Date(s) Hiked: August 07, 2004 and July 11, 2015 (with Kathy)
Trails Taken: (From Mt. Clinton Rd.) Edmunds Path to Eisenhower Loop to summit. Back the same way.
Weather: The ’04 hike started sunny and it rained on the summit. Sun returned during the descent. The 2015 hike was a beautiful day from start to finish.
Total Miles: 6.6 miles
Total Time: 8 hours, 10 minutes
My first 4,000 footer. Was I prepared? No, but I loved every minute of the hike. I had done smaller local hikes like North Uncanoonuc (Goffstown NH), Pawtuckaway Park’s North, Middle and South Mountain (Nottingham, NH), Mt. Major (Alton Bay, NH), Monadnock (Jaffrey, NH) and Chocorua (Albany, NH).
Now I wanted to take on the bigger hikes. What did I bring? My trusty fedora, which has it’s own history and has accompanied me on nearly every hike. A leather jacket to break the wind if necessary, three 20 oz. bottles of water and a few granola bars all packed in an old MK-VII gas mask bag. Clearly, I was an imbecile. But if you are reading this and you know me, you already know I am an idiot.
The hike started out pretty easy. I took the Edmunds Path. A tiny bit of history here. J. Rayner Edmunds is known for building paths (not trails) that ascend with fairly consistent and gentle grades throughout. I use his paths whenever possible. There area a few small stream crossings and then you cross Abenaki Brook. The hike is largely uneventful until about 2.8 miles in, when you cross a stream running over a slab of rock. Let it be known that at this point, you are almost at “The Sign”. You will probably hear the whistle of the Mt. Washington Cog Railway train and if you look to the left once the trees clear, the smoke from the stack of the train will be visible.
Then I reached “The Sign”. Intimidating. Foreboding. Ominous. A challenge. Hiking past that sign gave me the feeling that I was in danger from that point on. You are hiking into an area where many people have died. For excellent accounts of the dangers of this area, I highly recommend the book Not Without Peril by Nicholas Howe. Reading this book has educated me like no other book about the dangers of the Mt. Washington area and the Presidentials.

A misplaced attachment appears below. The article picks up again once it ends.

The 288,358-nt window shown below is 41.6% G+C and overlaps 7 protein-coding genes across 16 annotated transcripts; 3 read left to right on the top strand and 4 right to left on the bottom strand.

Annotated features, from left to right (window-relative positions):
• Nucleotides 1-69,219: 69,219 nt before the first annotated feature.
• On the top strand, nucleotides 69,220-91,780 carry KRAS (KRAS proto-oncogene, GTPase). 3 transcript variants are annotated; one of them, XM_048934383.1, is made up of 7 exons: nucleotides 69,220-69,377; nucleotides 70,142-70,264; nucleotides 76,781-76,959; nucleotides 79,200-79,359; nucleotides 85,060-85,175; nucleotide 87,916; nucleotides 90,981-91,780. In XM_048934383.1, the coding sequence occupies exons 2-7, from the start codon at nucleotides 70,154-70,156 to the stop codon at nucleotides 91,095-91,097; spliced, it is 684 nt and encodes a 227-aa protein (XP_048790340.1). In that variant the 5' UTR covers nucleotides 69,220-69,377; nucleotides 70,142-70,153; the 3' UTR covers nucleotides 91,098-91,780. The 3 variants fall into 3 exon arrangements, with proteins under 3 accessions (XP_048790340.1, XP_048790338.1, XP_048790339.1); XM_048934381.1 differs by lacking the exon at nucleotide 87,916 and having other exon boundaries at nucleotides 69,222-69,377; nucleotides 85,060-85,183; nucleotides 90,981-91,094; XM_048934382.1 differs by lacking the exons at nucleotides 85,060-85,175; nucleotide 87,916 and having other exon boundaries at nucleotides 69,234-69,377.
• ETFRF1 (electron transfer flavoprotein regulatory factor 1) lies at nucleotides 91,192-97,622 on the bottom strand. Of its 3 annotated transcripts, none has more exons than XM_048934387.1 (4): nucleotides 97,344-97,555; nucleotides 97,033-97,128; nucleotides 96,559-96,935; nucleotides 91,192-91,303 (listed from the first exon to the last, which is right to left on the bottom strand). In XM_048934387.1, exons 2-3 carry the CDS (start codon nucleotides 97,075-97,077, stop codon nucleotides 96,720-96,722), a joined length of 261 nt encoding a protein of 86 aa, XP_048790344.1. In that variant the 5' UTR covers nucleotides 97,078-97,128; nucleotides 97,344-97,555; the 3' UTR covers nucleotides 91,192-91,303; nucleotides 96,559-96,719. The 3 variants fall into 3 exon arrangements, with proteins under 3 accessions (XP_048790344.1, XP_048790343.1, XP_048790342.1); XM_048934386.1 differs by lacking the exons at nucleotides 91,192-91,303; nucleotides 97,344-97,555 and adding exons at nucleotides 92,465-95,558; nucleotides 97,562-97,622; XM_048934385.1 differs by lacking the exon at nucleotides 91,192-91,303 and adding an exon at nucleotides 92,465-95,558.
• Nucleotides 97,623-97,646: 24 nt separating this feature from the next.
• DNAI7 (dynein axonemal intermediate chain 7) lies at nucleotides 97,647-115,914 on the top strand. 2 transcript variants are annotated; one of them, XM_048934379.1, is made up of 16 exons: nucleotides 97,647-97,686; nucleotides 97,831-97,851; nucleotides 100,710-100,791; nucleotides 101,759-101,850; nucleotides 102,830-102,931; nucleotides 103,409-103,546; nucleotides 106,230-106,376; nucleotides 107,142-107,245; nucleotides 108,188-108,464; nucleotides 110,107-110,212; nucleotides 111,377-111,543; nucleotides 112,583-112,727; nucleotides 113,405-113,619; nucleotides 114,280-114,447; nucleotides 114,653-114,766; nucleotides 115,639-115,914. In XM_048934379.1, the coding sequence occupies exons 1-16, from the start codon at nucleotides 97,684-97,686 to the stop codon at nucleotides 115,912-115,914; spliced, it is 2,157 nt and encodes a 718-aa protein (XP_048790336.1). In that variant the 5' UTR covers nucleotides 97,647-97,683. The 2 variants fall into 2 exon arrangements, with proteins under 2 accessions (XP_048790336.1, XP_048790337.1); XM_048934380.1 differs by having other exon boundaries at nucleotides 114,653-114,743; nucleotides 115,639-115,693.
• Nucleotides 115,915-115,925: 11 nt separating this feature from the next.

A short time after you pass “The Sign” you will break the treeline and enter a different world. I had been on summits of rocky mountains like Mt. Major and Monadnock. Each offers stunning views, but getting above the treeline on a mountain range is different. It is beautiful and with Mt. Washington in the distance, it is surreal. Until this point, I had only seen Mt. Washington from route 302 or route 16. But there it is, in all it’s glory right there.
The Edmunds Path joins with the Crawford Path and the Eisenhower Loop Trail. As you stand facing the sign, the directions could not be simpler. Follow the arrow that says “Mt. Eisenhower”.
Although it is a rather short elevation gain from here to the summit (and less than 1/2 mile) it feels longer as you zig-zag up the trail. As you near the top, there may be a few times you feel you are “there” only to realize the trail keeps going a bit further. Soon enough, you are at the top though, taking pictures of the large cairn (pile of rocks, for the layperson). The view is gorgeous and the effort is easily worth it. Here is my panoramic image from my return trip in 2015…
Here are some better views from the 2015 hike: